Not even the beets in Russian borscht.
In one of his lesser known roles, Vangelos — who plans to retire as Sun World chief executive officer in mid-January — became board chairman of Minneapolis, Minn.-based Russian Farm Community Project in 2004.
The project formed in 1993 to help boost agriculture’s profitability in Russia’s transition to capitalism.
“About an hour-and-a-half north of Moscow, we bought an old distribution center and updated it as best we could,” Vangelos said.
Besides beets, it processes onions, carrots, potatoes, radishes and cabbage under the Treasure of the Sun label.
The products go to retail and foodservice in Moscow.
There’s also a 600-cow dairy farm and a 2,500-acre vegetable and forage farm.
The board wasn’t expecting to get rich quick, and their expectations were not disappointed.
There’s no beet bubble in Russia.
“We hired about 100 people,” he said.
“The whole purpose was to put people to work.”
With that purpose served, the board plans to sell its stake.
It’s one of Vangelos’ priorities when he returns to his Laguna Beach, Calif., firm Novelle Consulting LLC.
“We’re in the process of phasing out,” he said.
“We said, ‘What are a bunch of Americans who don’t speak Russian doing with a business in Russia?’”
Well, when you put it like that the question does suggest one direction rather than another.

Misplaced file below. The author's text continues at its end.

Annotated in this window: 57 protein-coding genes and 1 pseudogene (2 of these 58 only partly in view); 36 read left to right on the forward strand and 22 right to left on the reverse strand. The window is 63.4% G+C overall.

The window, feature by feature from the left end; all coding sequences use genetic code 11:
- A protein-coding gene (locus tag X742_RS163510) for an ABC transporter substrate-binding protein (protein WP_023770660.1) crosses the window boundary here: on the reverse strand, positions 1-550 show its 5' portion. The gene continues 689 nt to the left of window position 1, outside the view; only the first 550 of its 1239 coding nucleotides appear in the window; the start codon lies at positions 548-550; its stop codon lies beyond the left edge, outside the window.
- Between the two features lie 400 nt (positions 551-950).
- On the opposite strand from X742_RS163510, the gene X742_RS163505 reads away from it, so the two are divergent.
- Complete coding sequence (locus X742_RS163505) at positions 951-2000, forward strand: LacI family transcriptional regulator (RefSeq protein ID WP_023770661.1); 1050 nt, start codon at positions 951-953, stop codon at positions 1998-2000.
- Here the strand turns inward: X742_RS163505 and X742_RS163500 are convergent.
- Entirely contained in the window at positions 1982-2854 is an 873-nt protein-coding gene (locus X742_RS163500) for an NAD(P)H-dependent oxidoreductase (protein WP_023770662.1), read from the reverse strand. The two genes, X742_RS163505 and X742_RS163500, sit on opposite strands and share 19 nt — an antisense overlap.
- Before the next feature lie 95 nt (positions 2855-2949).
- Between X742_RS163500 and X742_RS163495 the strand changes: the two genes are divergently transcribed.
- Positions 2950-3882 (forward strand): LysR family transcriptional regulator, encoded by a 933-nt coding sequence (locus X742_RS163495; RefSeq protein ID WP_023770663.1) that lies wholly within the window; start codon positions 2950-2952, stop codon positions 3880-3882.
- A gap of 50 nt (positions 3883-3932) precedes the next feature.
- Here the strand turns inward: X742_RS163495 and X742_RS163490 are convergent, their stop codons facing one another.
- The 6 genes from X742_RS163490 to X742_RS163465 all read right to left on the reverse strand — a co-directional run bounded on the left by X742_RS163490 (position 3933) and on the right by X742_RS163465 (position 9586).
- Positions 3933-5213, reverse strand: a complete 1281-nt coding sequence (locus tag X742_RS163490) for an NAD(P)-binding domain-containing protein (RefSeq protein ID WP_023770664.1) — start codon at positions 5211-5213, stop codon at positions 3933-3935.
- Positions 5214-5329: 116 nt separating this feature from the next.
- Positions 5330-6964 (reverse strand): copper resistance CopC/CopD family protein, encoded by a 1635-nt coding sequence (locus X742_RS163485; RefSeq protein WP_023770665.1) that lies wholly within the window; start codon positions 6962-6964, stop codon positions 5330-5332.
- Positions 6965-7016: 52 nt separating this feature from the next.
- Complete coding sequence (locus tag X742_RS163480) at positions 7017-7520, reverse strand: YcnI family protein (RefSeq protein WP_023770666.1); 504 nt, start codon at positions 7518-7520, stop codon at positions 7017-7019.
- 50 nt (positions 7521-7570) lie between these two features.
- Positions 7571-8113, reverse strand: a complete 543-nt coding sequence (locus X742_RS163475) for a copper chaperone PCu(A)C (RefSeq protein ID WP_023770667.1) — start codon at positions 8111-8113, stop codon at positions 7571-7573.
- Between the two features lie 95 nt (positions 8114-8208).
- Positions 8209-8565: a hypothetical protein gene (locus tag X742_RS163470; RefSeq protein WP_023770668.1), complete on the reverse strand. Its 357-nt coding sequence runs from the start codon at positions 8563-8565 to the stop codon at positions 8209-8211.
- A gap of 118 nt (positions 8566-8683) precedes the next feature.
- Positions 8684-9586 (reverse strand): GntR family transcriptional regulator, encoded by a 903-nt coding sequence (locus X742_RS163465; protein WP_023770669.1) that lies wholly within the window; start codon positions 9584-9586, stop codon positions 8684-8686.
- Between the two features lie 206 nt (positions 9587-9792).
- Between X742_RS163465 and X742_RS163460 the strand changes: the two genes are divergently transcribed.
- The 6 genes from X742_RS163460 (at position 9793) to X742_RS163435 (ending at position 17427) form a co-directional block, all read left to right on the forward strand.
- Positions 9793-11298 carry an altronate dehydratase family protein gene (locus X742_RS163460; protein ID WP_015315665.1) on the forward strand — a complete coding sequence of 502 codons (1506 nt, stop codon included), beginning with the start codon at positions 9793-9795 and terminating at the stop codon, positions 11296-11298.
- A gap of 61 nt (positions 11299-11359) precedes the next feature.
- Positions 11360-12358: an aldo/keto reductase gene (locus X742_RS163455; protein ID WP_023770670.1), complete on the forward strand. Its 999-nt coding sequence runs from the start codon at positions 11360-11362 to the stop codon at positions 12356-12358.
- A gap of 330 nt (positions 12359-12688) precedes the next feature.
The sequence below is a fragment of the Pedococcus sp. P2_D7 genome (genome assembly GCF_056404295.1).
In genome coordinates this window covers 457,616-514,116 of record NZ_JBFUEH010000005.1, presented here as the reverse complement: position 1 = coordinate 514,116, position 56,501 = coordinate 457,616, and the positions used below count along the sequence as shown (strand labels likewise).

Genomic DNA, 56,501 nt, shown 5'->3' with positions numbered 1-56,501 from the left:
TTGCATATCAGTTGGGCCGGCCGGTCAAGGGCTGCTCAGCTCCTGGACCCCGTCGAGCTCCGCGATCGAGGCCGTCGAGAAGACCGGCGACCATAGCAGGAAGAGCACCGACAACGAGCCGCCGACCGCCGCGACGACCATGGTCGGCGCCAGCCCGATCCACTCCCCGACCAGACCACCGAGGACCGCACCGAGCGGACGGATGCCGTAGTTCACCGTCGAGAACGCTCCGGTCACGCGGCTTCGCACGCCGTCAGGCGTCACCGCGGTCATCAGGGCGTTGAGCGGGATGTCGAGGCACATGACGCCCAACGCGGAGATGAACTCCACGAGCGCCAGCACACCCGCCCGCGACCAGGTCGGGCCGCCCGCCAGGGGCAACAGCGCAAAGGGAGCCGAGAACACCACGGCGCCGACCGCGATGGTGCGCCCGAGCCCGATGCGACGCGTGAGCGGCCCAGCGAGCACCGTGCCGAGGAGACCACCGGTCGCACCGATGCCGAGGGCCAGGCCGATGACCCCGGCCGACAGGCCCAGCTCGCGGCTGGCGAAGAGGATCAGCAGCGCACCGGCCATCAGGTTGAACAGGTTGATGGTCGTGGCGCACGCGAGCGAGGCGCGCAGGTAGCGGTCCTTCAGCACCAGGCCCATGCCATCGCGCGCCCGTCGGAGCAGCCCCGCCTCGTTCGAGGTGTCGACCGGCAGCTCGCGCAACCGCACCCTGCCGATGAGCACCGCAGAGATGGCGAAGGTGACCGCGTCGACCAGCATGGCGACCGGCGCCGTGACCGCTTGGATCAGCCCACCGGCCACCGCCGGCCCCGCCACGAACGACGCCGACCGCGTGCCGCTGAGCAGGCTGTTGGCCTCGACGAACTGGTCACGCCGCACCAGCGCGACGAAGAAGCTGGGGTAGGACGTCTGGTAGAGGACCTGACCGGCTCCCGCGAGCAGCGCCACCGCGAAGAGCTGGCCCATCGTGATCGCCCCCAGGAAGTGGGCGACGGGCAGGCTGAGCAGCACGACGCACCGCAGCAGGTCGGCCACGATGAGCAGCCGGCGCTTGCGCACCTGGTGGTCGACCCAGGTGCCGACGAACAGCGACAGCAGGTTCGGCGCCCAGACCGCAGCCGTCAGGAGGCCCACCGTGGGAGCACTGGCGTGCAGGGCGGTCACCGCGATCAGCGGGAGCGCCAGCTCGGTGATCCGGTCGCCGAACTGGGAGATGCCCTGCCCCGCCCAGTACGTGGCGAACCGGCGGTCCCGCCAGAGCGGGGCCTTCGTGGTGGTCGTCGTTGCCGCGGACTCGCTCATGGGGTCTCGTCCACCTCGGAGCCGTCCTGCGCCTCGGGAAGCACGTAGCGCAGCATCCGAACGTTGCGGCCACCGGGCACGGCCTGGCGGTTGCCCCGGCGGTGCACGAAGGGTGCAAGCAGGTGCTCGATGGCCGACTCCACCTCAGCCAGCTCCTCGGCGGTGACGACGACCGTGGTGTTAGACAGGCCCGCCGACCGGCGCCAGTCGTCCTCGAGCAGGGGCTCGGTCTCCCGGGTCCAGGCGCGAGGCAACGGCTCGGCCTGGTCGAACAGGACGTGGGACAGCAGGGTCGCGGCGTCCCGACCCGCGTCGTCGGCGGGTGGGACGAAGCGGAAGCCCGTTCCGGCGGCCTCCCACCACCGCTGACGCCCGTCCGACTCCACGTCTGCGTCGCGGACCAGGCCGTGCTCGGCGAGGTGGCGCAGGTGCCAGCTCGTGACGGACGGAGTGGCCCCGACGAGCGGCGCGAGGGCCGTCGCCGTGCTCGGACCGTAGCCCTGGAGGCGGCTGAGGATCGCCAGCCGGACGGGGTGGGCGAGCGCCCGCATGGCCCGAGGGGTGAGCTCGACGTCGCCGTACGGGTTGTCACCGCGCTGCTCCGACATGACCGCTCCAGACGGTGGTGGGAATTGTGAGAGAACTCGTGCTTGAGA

On the other hand, right about now holiday shoppers are stocking up on beets at their local Pyaterochka or Perekrestok retail outlets.
Good luck on your next adventure, Al.
Pizza my mind
Word spread quickly to California last week that pizza is a vegetable. Or that tomato paste is, which might amount to the same thing.
If there were any more spin on this story, people would tip over.
Faster, if they’re obese.
There’s something vertigo-inducing about federal appropriations policy that I can only attribute to the population’s Eastern tilt.
What have things come to, if you’re left looking to California for balance?
Here all these years I thought pizza was a grain — bleached flour and all that.
I sprang into action, and ordered a deep dish with the works.
The congressman from my district, Carmel, Calif., Dem. Sam Farr, found much to savor in the House appropriations bills but held his nose at the pertinent provisions.
“I am disappointed that a ‘pizza rule’ was added that will predetermine how new regulations can address tomato paste and puree and sodium,” Farr said in a statement.
“Part of raising a healthy generation of Americans includes providing the right school meals that allow them to lead healthy lives.
“This provision has taken us a step back away from that goal.”
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